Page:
Admiral Small, a native of Elizabeth City, North Carolina, is a member of the U.S. Naval Academy Class of 1938. During his first interview, Admiral Small recounts his background in North Carolina and his experiences at the Naval Academy. He comments on service in the USS PORTLAND stationed in Long Beach, California, before volunteering for submarine school in 1940. He describes duty in the World War I vintage submarine R-3 in the Panama Canal Zone and his reassignment to the new USS FLYING FISH in September 1941. For World War II Admiral Small reports on spotting a German submarine off South America, an attack upon the FLYING FISH by an American plane, and the problem of attacking Japanese ships with defective torpedoes. He also describes his eight submarine patrols in the Pacific, including encounters near the Truk Islands, Taiwan, the Palau Islands, and off China. He describes being depth-charged, chasing a convoy for seventy-two hours, a battery explosion in one of their torpedo tubes, and using ten torpedoes to sink a tanker. After commenting on assignment to new construction aboard the USS ICEFISH, he tells of being part of a wolfpack of three subs off the Philippine Islands, suffering depth charge attacks, taking command of the USS BATFISH, and being bombed by friendly fire.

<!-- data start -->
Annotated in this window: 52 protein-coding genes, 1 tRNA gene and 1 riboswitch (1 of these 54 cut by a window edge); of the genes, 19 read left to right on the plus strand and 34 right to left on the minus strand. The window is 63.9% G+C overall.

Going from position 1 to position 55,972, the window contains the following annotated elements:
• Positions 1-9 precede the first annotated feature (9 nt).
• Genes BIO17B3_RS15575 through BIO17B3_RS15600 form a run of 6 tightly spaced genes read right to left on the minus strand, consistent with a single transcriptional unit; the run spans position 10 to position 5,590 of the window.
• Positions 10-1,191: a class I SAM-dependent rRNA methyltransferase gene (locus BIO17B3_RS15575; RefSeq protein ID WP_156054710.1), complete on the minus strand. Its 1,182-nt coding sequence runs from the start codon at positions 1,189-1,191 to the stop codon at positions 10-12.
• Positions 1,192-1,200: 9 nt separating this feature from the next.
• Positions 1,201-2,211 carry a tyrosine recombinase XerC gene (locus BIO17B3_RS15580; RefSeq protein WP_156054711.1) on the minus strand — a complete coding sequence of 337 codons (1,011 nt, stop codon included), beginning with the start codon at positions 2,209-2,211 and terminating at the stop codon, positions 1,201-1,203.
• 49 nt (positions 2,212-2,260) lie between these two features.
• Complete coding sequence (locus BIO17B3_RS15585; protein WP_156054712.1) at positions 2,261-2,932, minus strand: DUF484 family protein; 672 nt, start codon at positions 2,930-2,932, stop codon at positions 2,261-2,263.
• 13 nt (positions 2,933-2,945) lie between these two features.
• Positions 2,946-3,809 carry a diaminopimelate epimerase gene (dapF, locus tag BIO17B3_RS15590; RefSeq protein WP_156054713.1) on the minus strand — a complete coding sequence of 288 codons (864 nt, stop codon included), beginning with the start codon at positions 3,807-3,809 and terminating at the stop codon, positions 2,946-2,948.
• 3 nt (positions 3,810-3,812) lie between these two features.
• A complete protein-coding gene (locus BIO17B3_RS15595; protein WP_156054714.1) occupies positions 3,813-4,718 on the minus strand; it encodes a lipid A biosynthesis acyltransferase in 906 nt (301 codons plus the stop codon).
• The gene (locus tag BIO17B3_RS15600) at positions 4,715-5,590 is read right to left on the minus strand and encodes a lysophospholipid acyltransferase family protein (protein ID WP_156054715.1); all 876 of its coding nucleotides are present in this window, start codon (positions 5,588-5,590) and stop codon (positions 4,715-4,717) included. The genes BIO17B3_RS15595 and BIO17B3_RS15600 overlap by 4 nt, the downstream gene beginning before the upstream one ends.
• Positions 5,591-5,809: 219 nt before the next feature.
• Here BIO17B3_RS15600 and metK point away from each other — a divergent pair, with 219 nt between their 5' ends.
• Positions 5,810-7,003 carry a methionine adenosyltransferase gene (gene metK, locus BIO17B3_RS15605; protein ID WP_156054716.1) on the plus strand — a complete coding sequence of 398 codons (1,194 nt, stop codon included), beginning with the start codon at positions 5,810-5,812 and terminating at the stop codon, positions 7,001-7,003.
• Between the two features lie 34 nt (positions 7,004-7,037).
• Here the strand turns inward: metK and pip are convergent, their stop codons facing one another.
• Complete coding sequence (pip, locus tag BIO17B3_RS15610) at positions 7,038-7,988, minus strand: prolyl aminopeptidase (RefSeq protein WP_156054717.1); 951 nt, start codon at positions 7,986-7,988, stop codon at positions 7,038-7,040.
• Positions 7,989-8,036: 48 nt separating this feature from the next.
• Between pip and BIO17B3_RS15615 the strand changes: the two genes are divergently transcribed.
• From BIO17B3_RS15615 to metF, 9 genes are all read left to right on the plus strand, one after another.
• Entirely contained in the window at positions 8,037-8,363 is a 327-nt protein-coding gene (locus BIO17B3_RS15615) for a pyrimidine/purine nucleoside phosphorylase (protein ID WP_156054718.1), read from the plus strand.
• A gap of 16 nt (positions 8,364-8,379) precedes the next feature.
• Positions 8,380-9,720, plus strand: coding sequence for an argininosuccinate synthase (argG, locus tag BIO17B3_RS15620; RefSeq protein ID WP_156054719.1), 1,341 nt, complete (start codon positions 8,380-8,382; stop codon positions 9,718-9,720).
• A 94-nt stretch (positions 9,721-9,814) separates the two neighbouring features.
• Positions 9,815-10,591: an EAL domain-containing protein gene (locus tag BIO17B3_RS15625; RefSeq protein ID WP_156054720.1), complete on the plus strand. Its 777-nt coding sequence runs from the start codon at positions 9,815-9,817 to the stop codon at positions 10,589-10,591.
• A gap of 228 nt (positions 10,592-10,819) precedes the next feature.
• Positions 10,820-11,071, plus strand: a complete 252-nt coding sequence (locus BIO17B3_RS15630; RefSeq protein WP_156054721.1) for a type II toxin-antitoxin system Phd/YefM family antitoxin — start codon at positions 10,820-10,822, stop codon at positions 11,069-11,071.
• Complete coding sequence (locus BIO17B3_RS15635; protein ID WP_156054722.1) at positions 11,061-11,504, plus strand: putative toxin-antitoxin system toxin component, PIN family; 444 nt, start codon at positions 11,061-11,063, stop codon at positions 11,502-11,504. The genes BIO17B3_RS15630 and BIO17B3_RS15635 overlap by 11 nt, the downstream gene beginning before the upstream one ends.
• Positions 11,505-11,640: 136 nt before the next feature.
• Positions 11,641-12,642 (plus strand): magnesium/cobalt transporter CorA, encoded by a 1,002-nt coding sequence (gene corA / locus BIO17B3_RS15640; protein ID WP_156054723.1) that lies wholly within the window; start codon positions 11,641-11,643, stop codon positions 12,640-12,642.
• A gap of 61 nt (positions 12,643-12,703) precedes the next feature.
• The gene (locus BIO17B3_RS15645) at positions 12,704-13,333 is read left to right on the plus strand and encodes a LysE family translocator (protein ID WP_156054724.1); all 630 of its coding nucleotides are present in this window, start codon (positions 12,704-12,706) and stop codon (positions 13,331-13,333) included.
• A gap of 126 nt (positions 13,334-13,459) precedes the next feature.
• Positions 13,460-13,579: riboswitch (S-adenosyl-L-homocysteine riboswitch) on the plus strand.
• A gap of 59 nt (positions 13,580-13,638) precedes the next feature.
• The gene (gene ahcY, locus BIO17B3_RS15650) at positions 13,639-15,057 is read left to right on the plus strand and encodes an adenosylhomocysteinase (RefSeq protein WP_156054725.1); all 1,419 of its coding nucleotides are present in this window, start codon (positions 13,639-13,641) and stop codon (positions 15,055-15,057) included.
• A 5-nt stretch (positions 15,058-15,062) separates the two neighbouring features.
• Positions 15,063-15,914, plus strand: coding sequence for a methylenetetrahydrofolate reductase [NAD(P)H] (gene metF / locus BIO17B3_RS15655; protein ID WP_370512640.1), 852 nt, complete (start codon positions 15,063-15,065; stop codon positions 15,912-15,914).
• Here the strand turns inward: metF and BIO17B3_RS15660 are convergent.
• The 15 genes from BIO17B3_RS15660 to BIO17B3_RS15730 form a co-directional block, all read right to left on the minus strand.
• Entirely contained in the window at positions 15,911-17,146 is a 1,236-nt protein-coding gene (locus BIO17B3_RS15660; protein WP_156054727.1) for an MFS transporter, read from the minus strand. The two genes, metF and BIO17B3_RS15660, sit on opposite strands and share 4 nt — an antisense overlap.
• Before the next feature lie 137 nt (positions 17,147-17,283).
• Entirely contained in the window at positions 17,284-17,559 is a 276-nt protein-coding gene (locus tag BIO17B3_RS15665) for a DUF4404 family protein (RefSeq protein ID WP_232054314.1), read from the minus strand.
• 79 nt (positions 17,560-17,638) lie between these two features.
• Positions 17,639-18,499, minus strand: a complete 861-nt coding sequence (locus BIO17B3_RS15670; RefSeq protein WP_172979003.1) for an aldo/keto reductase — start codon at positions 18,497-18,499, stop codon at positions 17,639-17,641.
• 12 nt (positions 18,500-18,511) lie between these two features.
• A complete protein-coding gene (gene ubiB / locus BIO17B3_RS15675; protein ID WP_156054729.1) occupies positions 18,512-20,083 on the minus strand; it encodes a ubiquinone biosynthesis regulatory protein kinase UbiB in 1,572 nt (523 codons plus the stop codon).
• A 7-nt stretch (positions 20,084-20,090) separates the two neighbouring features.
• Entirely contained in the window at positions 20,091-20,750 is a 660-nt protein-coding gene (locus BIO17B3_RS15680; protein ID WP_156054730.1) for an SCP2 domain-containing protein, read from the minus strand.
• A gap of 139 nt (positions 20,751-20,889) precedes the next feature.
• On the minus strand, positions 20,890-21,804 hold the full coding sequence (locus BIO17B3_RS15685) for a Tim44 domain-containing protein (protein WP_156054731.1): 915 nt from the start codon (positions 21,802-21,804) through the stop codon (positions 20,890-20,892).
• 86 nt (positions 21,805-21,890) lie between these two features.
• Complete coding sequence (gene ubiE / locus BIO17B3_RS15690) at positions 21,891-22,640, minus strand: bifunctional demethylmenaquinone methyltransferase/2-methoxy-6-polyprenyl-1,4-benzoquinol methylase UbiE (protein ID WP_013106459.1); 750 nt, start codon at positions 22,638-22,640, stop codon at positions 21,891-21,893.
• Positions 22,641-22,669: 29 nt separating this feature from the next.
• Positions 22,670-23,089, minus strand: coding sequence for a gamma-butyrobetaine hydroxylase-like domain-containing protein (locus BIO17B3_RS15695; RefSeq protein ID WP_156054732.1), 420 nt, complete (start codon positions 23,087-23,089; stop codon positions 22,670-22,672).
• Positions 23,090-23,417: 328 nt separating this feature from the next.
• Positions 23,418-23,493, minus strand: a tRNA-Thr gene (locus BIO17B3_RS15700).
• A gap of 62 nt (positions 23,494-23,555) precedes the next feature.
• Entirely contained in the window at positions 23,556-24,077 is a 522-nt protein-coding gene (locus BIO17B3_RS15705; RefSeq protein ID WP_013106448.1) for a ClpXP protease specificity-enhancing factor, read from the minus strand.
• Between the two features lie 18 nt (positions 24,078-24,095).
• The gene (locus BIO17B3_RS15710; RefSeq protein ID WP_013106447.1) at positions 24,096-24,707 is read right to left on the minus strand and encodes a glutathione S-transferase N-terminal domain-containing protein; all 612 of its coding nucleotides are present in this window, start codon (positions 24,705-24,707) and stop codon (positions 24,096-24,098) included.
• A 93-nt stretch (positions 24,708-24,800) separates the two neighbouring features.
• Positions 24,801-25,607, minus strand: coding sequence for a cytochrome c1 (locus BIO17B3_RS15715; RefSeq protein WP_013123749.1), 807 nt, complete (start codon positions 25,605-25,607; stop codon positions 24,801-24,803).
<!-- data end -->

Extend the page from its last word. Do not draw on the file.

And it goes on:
During his second session, Admiral Small examines his post-World War II career, including teaching ordnance and gunnery at the U.S. Naval Academy, serving as aide to Admiral Chester Nimitz, commanding the USS CLAMAGORE and the DD VANVALKENBERG, and being assigned as commander of SubDiv 61 and subsequently to the staff of CINCLAN Fleet. Other assignments described include the Naval War College; chief of staff for Sub Flotilla 41; command of the USS SPERRY; director of Science and Engineering at the U.S. Naval Academy, where he had an encounter with Admiral Rickover concerning offering a nuclear engineering major; command of Sub Squadron 10; and a variety of other stateside and foreign duty stations.
Gift of Walter L. Small Jr.
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